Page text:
Today’s architecture, engineering and construction students are tomorrow’s builders. Tomorrowland 2019 heard from two Western Sydney University students – Manuel Hankoo and Lavender Liu – whose passion for the built environment promises hope for the future.
When Manuel Hankoo was a high school student in Iraq, he began dreaming about how architecture could change things for the better.
Hankoo, who is studying a bachelor of architectural design at Western Sydney University, thought his high school was poorly designed.
“For example, it didn’t motivate students to study more efficiently or to have positive thinking,” he explains.
“The environment was dismal and gloomy and did not have any green spaces or places to gather. I believe it [hampered] severely our ability to study effectively and creatively.”
Hankoo moved to Australia after ISIS invaded Iraq, and continued his studies here. The crisis in his homeland has made him realise how important architecture is in forming societies and identities.
“Winston Churchill once said, ‘We shape our buildings and afterwards our buildings shape us.’ I think that architecture plays a big role in forming our societies and shaping our identities. It affects individuals and communities as well.
“As a practical example, while people in my country are having a revolution right now, many of them are complaining about the lack of wide open spaces and public squares inside the city in order for them to gather and protest and change their lives for better.”
Even in stable societies, such as Australia, architecture can play an important and positive role, he says.
“Last semester, we finished a design project called the Inhabited Bridge: Light Rail. The project was part of a partnership between Western Sydney University, Parramatta Council and Transport for NSW and was a design competition aimed at connecting Camelia on the south bank of the Parramatta River and Rydalmere on the north bank through a light rail.
“My design concept was based on site analysis that showed food growing areas on the western side of Sydney are being diminished because of low-density development.”
Revitalising urban centres
Hankoo’s design attempts to curtail this problem by building more high density in already established urban spaces and using the bridge to better connect urban dwellers with the land that produces their food, and with each other.
“The ground level is for local restaurants and food production shops,” explains Hankoo.
“The first level is a mixed-use space such as local markets and library. The upper levels are 5-star restaurants that catch views of Parramatta River.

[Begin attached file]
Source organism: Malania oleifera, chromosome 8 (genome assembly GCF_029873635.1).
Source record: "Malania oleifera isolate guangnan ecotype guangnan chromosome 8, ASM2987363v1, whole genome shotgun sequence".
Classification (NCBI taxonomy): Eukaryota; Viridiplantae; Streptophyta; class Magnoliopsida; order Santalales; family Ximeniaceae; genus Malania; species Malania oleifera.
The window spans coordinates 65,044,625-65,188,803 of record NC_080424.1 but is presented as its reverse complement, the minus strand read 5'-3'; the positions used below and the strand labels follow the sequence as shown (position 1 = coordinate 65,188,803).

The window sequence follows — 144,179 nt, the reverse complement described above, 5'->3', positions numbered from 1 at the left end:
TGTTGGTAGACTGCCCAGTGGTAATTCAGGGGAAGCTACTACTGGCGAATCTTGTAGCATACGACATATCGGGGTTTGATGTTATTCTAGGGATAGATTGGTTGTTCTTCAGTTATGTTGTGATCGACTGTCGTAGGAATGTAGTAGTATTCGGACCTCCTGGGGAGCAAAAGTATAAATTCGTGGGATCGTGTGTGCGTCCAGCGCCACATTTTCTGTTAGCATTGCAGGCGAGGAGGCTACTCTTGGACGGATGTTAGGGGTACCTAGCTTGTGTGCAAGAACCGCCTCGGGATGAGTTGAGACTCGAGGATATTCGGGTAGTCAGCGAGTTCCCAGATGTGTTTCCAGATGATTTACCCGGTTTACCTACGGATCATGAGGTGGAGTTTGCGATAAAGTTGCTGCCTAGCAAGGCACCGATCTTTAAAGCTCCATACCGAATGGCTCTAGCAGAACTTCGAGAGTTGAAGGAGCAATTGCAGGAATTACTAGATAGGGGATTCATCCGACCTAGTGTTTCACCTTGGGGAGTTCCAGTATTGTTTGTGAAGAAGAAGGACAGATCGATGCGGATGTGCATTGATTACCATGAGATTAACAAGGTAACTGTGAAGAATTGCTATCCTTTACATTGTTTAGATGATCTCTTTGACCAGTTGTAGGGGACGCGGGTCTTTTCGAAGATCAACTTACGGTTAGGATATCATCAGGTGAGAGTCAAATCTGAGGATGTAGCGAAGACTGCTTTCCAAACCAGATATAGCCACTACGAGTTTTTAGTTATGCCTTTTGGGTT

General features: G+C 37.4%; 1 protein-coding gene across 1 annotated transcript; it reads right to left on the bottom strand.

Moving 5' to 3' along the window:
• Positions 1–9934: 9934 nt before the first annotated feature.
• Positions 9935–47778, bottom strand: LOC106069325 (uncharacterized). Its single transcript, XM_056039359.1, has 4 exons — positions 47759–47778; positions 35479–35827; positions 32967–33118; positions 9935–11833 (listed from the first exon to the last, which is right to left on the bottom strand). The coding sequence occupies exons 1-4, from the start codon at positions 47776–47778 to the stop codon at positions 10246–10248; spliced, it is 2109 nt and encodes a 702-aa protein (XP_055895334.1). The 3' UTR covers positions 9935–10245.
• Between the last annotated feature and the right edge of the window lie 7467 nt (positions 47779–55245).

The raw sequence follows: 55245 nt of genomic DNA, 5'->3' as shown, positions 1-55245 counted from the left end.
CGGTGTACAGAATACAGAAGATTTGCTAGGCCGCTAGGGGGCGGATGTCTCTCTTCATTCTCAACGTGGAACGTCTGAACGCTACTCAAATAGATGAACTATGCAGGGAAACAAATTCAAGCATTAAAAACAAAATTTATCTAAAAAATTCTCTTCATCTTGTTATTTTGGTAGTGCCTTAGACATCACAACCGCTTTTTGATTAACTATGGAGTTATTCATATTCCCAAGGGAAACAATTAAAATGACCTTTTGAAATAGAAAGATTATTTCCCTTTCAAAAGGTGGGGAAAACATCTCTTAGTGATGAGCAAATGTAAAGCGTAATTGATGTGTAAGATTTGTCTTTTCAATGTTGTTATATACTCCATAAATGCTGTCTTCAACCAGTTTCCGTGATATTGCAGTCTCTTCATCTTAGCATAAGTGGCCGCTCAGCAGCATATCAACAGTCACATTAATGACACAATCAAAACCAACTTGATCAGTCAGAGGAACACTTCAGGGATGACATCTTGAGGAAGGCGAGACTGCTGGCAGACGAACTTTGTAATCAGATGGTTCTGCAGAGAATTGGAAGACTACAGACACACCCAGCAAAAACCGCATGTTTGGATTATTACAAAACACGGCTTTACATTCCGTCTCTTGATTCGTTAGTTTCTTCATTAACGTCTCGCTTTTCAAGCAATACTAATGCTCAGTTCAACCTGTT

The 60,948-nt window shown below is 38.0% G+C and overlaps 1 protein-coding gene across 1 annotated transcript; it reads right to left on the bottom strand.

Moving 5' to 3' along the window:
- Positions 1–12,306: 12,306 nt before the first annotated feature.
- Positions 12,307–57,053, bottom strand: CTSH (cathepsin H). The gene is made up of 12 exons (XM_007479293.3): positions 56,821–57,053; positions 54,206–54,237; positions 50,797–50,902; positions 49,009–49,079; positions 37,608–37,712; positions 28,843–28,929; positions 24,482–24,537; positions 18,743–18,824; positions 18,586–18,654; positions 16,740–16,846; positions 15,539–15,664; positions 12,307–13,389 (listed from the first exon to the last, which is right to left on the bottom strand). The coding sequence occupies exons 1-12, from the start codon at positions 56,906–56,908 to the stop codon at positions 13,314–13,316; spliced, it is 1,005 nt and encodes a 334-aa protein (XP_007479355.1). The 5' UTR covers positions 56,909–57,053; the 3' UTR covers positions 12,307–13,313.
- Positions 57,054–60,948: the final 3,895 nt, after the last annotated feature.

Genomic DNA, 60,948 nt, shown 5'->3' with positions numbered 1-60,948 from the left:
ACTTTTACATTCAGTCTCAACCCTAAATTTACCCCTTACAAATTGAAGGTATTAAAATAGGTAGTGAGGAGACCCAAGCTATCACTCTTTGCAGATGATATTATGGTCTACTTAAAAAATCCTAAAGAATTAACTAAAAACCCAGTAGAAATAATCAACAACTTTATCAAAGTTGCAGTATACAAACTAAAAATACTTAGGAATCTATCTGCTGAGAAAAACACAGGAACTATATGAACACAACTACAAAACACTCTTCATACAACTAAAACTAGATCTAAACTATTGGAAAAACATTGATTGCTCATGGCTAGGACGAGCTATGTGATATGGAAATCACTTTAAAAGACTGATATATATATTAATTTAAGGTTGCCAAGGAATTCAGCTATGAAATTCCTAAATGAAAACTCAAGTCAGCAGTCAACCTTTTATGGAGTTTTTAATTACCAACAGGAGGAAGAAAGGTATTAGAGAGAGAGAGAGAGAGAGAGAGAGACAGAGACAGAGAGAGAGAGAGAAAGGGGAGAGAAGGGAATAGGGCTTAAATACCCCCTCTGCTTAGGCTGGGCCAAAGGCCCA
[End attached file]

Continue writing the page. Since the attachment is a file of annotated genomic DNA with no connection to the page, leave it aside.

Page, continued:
“This mix brings locally grown food to the urban centre and encourages people to enjoy this food through a mix of shops that represent the various local cultures, in a way that will feel familiar.”
Hankoo’s dream job would be either as an architect in the government sector, involved in planning and urban design, or an architect in a large firm with a team of architects, construction managers and engineers.
“I love the idea of collaboration and bringing together the contributions from many professionals to solve the urban challenges we shall face into the future.”
Lavender Liu, who comes from a small county in central China, is a first-year PhD student in Construction Management at Western Sydney University, with a passion for the construction sector.
Far from being an intimidating or messy job, she sees construction management as part of a dynamic industry that incorporates communications, technology, and digitalisation, and with plenty of scope to specialise.
“You could do estimating, scheduling or go any direction you want,” says Liu.
“Apart from this, the future of construction industry will be brilliant with the development of new construction technologies, such as Building Information Modelling, 3D printing, prefabrication, augmented and virtual reality, robotic equipment, and so on.”
Study means sacrifice
She sees digital technologies transforming the entire industry.
“You will not be surprised if you’re working with robots on construction sites or walking through the building before it is built,” she says.
There have been a few obstacles on her path to a PhD in construction management.
“When I told my mum, a traditional Chinese woman, that I wanted to do a PhD she was like ‘Really?! You’re already 25 years’ old. You’re too old to study further. It’s going to be very hard for you to get married after you graduate!’.
“To be honest, I did worry that I might not get married. I know PhD study is a challenging and lonely journey. But I want to stick to my dream and live the life I want.”
Liu finally convinced her mother that she could combine marriage and a career.
“She was satisfied, so was I.”
Liu is now researching the mental health of multi-cultural construction workers.
“Many construction workers have suffered from a variety of mental health problems. What’s worse, the suicide rate of construction workforce is terrifying. And the conflicts of diverse culture aggravate the complexity of mental health issues. Against this background, my research is devoted to finding the best solutions to improving workers’ mental health.”
Liu hopes to eventually become an expert in the construction safety and health field.
“Through applying my research, I hope there will be no more accidents, fatal injuries or suicides. The construction industry will become safer, more sustainable and more beautiful in the future.”